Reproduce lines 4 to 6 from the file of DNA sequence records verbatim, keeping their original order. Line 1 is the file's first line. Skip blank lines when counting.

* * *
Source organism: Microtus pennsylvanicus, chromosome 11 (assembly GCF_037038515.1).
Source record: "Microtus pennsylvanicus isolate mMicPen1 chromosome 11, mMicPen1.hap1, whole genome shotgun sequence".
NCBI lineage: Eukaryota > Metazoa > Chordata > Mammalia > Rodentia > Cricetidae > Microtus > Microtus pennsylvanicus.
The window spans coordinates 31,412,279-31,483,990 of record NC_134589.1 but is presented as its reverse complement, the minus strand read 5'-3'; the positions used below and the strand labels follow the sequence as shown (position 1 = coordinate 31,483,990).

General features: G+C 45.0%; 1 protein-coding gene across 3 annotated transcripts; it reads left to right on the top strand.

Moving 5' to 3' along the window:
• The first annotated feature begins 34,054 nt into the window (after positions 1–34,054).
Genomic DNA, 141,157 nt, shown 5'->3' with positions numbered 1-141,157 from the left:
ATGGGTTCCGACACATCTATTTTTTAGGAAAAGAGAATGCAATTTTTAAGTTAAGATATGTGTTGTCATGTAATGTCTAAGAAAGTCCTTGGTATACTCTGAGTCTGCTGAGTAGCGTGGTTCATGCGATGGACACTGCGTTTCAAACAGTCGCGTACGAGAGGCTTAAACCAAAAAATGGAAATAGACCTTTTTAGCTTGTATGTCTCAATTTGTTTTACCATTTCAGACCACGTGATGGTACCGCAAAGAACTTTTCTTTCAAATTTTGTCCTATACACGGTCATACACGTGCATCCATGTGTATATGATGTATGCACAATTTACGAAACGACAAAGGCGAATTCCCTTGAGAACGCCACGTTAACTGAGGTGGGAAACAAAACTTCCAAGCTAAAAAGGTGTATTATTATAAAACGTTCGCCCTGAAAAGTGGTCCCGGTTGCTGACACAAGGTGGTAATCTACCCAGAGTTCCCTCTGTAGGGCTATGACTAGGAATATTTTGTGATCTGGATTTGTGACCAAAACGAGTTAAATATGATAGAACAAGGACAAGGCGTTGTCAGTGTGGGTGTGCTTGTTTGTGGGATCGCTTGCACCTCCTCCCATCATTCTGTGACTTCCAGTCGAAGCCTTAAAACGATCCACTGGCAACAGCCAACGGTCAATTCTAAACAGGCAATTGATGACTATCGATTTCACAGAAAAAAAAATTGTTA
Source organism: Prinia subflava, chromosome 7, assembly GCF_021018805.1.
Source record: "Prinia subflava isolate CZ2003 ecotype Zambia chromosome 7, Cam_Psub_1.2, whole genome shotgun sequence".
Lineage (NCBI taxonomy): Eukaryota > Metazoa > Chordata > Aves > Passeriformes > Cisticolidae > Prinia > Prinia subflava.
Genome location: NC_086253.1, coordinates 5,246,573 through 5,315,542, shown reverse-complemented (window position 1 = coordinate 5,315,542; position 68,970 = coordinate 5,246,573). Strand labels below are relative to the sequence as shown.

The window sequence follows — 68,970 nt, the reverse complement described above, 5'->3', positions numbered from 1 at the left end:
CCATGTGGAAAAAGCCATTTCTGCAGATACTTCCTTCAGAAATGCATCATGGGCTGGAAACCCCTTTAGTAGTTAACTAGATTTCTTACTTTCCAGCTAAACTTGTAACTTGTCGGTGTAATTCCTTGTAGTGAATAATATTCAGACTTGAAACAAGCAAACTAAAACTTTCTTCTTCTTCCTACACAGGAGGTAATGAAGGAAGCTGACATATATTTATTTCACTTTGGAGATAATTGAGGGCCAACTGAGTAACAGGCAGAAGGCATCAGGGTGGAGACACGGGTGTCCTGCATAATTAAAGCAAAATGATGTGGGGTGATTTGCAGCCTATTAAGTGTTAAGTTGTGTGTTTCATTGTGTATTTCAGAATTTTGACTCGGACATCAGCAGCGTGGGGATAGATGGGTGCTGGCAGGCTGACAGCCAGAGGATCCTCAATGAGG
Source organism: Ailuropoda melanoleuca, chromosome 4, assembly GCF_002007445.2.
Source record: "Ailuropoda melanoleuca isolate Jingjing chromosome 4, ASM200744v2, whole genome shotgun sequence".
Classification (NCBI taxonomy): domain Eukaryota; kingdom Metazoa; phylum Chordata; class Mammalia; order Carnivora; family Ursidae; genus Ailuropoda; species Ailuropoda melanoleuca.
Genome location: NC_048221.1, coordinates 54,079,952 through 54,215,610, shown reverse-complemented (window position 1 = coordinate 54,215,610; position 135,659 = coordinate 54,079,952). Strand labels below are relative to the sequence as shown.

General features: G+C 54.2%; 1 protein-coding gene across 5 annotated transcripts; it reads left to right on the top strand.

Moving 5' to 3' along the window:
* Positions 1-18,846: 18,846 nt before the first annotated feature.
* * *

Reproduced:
The window spans coordinates 31,412,279-31,483,990 of record NC_134589.1 but is presented as its reverse complement, the minus strand read 5'-3'; the positions used below and the strand labels follow the sequence as shown (position 1 = coordinate 31,483,990).

General features: G+C 45.0%; 1 protein-coding gene across 3 annotated transcripts; it reads left to right on the top strand.

Moving 5' to 3' along the window: